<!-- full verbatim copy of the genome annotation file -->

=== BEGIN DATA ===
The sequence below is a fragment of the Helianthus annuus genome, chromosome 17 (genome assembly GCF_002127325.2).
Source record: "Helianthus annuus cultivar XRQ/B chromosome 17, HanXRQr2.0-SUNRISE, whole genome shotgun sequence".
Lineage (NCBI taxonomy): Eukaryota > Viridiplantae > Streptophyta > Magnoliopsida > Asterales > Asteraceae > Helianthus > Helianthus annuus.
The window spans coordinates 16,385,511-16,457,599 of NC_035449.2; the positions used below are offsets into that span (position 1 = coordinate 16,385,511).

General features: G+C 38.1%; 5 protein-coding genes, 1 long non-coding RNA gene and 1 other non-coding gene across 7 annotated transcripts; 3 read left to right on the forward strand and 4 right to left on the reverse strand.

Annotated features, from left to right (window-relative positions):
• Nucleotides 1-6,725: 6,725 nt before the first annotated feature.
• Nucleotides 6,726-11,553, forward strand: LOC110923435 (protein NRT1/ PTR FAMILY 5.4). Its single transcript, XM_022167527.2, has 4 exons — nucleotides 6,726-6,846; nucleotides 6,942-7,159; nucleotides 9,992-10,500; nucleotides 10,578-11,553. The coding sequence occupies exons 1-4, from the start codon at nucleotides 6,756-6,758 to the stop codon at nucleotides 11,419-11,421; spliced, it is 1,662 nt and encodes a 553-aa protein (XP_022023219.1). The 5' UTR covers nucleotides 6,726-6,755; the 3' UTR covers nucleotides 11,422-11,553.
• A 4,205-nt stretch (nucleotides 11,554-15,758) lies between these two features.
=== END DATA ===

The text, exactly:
The sequence below is a fragment of the Helianthus annuus genome, chromosome 17 (genome assembly GCF_002127325.2).
Source record: "Helianthus annuus cultivar XRQ/B chromosome 17, HanXRQr2.0-SUNRISE, whole genome shotgun sequence".
Lineage (NCBI taxonomy): Eukaryota > Viridiplantae > Streptophyta > Magnoliopsida > Asterales > Asteraceae > Helianthus > Helianthus annuus.
The window spans coordinates 16,385,511-16,457,599 of NC_035449.2; the positions used below are offsets into that span (position 1 = coordinate 16,385,511).

General features: G+C 38.1%; 5 protein-coding genes, 1 long non-coding RNA gene and 1 other non-coding gene across 7 annotated transcripts; 3 read left to right on the forward strand and 4 right to left on the reverse strand.

Annotated features, from left to right (window-relative positions):
• Nucleotides 1-6,725: 6,725 nt before the first annotated feature.
• Nucleotides 6,726-11,553, forward strand: LOC110923435 (protein NRT1/ PTR FAMILY 5.4). Its single transcript, XM_022167527.2, has 4 exons — nucleotides 6,726-6,846; nucleotides 6,942-7,159; nucleotides 9,992-10,500; nucleotides 10,578-11,553. The coding sequence occupies exons 1-4, from the start codon at nucleotides 6,756-6,758 to the stop codon at nucleotides 11,419-11,421; spliced, it is 1,662 nt and encodes a 553-aa protein (XP_022023219.1). The 5' UTR covers nucleotides 6,726-6,755; the 3' UTR covers nucleotides 11,422-11,553.
• A 4,205-nt stretch (nucleotides 11,554-15,758) lies between these two features.